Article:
"The Picture of Dorian Gray" by Oscar Wilde
requirements for Humanities Honors Second Semester was to read a novel written in the 19th century or before, I realized that there were no more excuses; I was finally going to read this book.
Now, to actually talk about the book; it is an amazing piece. Wilde wastes no time in getting straight to the point, with the book opening with Basil Hallward socializing with his friend Lord Henry Wotton, as he works on the final touches of his portrait of Dorian Gray. Dorian Gray is an indescribably handsome young fellow whose unparalleled beauty and persona have captivated Basil, and pushed him to produce his ultimate masterpiece; his portrait of Dorian Gray. Once Dorian understands the magnificence of his beauty (thanks to Basil's painting and ill advice from Lord Henry), he makes a horrible wish that eventually comes back to haunt him.
The writing is incredibly poetic, rich with elaborate vocabulary and tantalizing descriptions of moral and social dilemmas that the characters discuss. The characters also go through elaborate transformations; some for the better, some for the worse. The main character, Dorian Gray, is clearly very intelligent, very handsome, very wealthy, and very intuitive; all in all, the picture perfect man that you would want your daughter to marry. His flaws, however, are few but weighty. He is too easily manipulated by the art of beautiful speech, and is a constant slave to his beauty, never escaping the blindness he causes for himself.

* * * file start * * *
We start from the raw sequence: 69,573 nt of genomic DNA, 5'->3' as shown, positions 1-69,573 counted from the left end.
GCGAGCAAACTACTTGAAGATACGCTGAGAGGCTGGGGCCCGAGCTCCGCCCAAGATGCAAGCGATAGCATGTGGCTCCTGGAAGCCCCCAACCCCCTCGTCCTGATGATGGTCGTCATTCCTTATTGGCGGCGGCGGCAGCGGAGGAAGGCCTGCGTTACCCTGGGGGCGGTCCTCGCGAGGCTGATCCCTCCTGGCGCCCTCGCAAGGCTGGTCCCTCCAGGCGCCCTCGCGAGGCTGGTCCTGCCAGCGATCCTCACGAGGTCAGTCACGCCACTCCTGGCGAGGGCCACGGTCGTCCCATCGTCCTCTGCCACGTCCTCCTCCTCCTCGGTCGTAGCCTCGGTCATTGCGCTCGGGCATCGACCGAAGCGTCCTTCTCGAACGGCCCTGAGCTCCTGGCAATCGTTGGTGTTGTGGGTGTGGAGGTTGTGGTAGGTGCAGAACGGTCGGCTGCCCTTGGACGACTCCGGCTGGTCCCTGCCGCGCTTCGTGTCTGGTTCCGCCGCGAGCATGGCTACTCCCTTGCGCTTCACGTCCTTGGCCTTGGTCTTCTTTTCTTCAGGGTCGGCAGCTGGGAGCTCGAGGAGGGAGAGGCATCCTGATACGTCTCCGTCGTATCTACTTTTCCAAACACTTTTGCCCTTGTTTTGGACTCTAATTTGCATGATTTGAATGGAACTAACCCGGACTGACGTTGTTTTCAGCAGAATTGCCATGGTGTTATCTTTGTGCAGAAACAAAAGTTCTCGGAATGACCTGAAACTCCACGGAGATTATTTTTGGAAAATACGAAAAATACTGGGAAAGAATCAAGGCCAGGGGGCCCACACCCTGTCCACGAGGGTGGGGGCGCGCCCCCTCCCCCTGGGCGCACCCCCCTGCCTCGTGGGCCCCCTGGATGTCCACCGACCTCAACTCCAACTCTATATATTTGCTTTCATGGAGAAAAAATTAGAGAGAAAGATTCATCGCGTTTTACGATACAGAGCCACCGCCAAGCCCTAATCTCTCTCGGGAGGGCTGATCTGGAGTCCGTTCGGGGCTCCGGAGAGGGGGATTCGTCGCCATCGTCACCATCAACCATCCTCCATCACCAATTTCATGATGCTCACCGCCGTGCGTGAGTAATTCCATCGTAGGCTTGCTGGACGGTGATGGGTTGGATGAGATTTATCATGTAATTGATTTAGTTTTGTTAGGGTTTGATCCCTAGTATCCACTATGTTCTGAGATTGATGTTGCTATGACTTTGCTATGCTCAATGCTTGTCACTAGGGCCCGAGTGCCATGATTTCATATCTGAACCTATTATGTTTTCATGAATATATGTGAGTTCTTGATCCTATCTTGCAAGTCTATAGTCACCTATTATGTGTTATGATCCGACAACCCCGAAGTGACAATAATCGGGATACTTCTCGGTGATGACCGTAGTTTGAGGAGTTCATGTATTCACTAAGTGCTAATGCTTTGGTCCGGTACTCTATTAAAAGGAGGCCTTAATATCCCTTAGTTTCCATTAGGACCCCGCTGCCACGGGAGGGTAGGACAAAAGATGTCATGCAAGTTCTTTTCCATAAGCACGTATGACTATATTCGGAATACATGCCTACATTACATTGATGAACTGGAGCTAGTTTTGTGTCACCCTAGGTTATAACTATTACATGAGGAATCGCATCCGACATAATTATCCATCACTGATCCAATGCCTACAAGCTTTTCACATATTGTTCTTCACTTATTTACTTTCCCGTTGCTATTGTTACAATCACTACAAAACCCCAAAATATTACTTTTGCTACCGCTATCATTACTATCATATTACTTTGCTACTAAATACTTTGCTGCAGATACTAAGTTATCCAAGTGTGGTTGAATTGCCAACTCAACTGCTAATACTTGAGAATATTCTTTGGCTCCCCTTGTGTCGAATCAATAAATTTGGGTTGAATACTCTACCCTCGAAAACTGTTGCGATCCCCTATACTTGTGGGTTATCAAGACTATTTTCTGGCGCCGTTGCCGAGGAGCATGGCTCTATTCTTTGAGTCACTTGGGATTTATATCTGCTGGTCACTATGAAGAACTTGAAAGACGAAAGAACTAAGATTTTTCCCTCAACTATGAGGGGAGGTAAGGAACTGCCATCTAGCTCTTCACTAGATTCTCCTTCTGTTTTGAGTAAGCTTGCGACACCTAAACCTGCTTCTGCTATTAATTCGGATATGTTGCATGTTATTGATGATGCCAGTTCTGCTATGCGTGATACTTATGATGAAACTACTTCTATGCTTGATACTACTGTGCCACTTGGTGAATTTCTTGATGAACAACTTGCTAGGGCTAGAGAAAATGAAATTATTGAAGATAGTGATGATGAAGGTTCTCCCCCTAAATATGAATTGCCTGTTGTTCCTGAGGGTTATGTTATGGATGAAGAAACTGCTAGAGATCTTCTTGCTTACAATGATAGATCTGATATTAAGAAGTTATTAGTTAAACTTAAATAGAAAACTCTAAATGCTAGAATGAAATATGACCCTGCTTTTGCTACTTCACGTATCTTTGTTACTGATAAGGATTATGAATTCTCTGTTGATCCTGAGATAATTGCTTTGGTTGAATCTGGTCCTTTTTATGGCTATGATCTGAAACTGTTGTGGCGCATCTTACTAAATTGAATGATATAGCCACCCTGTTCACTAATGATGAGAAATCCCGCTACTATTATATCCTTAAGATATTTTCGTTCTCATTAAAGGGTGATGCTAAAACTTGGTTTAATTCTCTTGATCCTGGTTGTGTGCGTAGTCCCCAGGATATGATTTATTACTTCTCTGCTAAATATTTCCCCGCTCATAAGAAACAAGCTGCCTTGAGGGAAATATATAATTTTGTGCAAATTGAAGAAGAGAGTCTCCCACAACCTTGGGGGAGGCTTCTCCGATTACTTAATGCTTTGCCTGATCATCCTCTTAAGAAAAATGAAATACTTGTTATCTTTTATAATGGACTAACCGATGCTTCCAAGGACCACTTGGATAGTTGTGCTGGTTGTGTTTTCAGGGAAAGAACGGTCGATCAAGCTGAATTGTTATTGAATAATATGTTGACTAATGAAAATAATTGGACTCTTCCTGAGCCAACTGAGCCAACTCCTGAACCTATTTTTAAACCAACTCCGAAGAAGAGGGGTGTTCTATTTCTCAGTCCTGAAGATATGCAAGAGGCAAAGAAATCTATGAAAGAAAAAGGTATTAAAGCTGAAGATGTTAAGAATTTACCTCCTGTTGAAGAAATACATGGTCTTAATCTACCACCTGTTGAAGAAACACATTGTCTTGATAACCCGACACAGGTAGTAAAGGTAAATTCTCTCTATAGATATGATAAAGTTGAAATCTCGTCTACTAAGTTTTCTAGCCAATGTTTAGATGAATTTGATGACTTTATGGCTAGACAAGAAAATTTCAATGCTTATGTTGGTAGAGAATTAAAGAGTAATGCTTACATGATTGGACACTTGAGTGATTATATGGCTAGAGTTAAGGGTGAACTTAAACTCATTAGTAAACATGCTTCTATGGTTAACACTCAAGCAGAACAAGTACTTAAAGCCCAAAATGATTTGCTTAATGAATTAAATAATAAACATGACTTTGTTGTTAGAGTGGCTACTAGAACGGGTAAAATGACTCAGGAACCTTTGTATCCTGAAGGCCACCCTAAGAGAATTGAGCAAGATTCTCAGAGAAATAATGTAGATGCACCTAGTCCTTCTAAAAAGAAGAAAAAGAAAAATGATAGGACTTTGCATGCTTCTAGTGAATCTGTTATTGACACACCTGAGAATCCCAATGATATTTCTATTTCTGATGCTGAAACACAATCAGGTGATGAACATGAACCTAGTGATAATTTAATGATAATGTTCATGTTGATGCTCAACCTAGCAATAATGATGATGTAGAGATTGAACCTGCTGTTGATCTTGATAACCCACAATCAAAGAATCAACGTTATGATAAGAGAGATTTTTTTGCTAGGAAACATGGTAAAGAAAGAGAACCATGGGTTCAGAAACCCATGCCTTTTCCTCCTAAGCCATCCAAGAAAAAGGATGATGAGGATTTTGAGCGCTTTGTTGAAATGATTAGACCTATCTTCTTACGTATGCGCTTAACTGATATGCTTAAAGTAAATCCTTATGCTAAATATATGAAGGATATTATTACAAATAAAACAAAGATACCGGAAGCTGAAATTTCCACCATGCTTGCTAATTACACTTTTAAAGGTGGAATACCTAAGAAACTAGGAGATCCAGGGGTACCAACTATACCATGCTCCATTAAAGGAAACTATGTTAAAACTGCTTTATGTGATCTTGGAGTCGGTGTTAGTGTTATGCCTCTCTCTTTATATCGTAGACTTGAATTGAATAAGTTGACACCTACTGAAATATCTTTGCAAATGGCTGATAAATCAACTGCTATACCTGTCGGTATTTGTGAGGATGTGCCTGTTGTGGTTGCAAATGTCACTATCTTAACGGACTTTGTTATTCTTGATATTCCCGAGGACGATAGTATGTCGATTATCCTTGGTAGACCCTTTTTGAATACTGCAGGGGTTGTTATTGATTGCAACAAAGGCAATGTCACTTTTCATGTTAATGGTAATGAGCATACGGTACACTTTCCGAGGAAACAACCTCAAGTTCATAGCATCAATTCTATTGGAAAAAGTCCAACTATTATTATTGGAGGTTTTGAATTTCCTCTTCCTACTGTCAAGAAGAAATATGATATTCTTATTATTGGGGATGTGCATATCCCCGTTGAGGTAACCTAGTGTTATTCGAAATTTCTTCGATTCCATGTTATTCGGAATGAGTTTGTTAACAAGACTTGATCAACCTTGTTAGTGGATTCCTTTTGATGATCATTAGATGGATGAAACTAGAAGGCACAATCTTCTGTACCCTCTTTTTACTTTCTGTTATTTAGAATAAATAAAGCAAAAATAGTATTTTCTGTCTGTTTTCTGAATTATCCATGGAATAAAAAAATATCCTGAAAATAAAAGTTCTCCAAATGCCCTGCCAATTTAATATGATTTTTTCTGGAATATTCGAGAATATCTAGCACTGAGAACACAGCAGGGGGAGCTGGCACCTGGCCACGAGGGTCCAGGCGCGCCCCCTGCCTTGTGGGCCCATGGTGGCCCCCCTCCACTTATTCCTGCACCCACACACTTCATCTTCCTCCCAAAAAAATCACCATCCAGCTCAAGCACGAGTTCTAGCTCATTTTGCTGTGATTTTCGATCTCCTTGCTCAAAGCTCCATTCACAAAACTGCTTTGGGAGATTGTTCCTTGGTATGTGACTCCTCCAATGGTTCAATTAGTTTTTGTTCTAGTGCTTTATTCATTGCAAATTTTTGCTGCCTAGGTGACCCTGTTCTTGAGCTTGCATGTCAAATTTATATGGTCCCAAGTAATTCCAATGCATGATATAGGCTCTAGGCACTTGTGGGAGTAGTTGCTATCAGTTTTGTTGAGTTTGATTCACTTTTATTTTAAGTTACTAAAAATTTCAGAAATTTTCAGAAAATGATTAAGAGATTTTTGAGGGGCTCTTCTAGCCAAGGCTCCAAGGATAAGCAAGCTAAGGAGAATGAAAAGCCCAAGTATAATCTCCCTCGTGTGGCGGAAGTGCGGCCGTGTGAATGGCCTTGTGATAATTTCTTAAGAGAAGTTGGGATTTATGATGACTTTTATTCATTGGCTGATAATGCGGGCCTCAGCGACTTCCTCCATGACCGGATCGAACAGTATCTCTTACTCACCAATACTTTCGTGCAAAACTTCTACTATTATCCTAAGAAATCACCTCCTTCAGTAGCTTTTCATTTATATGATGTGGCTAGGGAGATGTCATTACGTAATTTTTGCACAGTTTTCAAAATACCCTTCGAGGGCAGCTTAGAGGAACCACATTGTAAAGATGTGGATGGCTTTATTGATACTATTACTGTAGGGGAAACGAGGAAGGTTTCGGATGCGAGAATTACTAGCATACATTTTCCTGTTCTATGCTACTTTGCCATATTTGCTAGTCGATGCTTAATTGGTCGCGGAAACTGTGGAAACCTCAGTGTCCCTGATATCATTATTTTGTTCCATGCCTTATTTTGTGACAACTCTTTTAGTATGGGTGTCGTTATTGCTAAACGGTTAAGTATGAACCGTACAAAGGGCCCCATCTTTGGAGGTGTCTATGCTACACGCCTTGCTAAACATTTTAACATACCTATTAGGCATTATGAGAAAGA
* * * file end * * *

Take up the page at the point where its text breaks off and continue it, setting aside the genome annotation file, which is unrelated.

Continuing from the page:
Like The House on Mango Street, The Fault in our Stars, and Harry Potter, The Picture of Dorian Gray now joins the extremely exclusive list of books that I plan to read again (in the case of Harry Potter for an eighth time) in the distant future, because while what they made me experience the first reading was incredible, I know they will seem like totally different works when I return to them.
I have a "Note" list on my phone entitled "Books I have read waiting for The Winds of Winter (A Song of Ice and Fire Book Six)," and while The Picture of Dorian Gray will go onto that list, I think it is the first book that is on there that I will view as more than just a placeholder.
Do yourself a favor and read The Picture of Dorian Gray.
Golden Line: "The only way to get rid of temptation is to yield to it."